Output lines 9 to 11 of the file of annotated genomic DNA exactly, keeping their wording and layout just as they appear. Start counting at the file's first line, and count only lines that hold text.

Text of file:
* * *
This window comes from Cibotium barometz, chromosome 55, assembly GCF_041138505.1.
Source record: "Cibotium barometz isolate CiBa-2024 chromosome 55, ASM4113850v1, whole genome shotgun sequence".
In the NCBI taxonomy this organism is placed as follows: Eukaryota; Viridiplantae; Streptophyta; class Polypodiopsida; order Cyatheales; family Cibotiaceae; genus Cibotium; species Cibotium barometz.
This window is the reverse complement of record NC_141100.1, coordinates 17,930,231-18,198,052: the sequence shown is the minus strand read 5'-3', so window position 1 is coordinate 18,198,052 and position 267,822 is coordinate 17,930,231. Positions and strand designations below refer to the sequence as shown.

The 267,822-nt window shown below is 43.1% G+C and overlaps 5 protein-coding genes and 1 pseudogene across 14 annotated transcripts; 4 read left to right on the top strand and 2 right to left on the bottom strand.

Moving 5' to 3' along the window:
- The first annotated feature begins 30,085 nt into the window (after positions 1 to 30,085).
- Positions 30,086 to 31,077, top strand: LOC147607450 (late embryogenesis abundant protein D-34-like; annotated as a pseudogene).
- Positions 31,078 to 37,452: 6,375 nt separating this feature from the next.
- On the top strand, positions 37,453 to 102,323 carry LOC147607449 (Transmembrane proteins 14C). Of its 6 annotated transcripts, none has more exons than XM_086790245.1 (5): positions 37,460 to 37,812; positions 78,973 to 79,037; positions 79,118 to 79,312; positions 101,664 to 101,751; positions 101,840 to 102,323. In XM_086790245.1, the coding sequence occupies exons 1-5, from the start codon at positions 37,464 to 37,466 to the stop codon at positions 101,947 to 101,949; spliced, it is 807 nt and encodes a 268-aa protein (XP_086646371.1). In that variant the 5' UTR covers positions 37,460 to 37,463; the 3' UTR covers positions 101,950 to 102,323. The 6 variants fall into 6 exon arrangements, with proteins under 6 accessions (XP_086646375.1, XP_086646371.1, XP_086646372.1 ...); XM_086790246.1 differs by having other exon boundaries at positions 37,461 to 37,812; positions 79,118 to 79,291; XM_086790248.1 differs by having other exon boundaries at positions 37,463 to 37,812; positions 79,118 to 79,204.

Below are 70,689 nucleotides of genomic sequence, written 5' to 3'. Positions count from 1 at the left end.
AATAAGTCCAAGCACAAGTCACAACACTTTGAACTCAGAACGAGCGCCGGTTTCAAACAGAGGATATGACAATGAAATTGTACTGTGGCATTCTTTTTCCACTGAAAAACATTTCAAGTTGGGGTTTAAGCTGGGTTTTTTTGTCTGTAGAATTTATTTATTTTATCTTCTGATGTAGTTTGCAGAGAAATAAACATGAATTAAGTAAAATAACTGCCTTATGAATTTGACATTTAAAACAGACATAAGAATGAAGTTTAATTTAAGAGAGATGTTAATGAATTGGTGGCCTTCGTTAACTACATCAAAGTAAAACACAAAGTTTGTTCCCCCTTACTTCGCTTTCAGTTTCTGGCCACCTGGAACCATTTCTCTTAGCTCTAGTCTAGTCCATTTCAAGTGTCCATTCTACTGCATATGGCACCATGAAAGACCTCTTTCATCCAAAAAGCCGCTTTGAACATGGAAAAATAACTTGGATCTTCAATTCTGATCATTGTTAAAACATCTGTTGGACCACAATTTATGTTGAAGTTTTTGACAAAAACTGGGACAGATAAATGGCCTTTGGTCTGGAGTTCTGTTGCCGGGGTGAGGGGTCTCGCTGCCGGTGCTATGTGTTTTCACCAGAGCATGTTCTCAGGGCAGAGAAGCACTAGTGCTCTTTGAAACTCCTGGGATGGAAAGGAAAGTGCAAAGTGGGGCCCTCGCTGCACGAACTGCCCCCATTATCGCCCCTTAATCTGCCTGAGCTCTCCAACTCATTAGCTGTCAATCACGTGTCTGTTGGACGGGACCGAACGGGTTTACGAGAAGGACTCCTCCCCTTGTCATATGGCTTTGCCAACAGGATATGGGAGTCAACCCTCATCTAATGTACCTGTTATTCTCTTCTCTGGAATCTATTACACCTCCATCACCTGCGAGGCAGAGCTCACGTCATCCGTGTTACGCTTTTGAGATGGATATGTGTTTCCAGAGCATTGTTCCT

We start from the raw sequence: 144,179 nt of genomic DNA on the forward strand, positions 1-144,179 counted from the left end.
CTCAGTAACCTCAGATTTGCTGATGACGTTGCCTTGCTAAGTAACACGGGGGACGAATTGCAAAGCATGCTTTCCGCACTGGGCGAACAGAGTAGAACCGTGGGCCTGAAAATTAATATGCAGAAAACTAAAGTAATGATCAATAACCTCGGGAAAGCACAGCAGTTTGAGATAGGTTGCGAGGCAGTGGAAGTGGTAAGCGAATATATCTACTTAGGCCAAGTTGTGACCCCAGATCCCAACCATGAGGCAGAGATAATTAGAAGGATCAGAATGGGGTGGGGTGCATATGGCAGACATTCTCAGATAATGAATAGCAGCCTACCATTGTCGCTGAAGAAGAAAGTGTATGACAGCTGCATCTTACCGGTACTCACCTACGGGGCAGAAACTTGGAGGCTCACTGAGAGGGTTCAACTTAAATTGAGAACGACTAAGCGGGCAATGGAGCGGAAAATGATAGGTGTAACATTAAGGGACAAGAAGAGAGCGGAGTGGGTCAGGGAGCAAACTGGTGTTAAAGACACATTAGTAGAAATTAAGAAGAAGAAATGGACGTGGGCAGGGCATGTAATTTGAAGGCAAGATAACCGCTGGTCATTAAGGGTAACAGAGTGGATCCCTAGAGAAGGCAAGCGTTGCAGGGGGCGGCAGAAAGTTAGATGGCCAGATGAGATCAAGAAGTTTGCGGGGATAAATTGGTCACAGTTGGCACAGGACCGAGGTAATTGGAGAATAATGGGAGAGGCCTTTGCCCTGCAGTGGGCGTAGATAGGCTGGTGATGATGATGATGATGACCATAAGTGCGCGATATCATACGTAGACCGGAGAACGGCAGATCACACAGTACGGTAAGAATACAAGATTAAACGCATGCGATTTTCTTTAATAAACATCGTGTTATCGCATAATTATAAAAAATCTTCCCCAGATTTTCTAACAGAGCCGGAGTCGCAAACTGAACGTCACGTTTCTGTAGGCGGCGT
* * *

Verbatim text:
- Positions 31,078 to 37,452: 6,375 nt separating this feature from the next.
- On the top strand, positions 37,453 to 102,323 carry LOC147607449 (Transmembrane proteins 14C). Of its 6 annotated transcripts, none has more exons than XM_086790245.1 (5): positions 37,460 to 37,812; positions 78,973 to 79,037; positions 79,118 to 79,312; positions 101,664 to 101,751; positions 101,840 to 102,323. In XM_086790245.1, the coding sequence occupies exons 1-5, from the start codon at positions 37,464 to 37,466 to the stop codon at positions 101,947 to 101,949; spliced, it is 807 nt and encodes a 268-aa protein (XP_086646371.1). In that variant the 5' UTR covers positions 37,460 to 37,463; the 3' UTR covers positions 101,950 to 102,323. The 6 variants fall into 6 exon arrangements, with proteins under 6 accessions (XP_086646375.1, XP_086646371.1, XP_086646372.1 ...); XM_086790246.1 differs by having other exon boundaries at positions 37,461 to 37,812; positions 79,118 to 79,291; XM_086790248.1 differs by having other exon boundaries at positions 37,463 to 37,812; positions 79,118 to 79,204.

Below are 70,689 nucleotides of genomic sequence, written 5' to 3'. Positions count from 1 at the left end.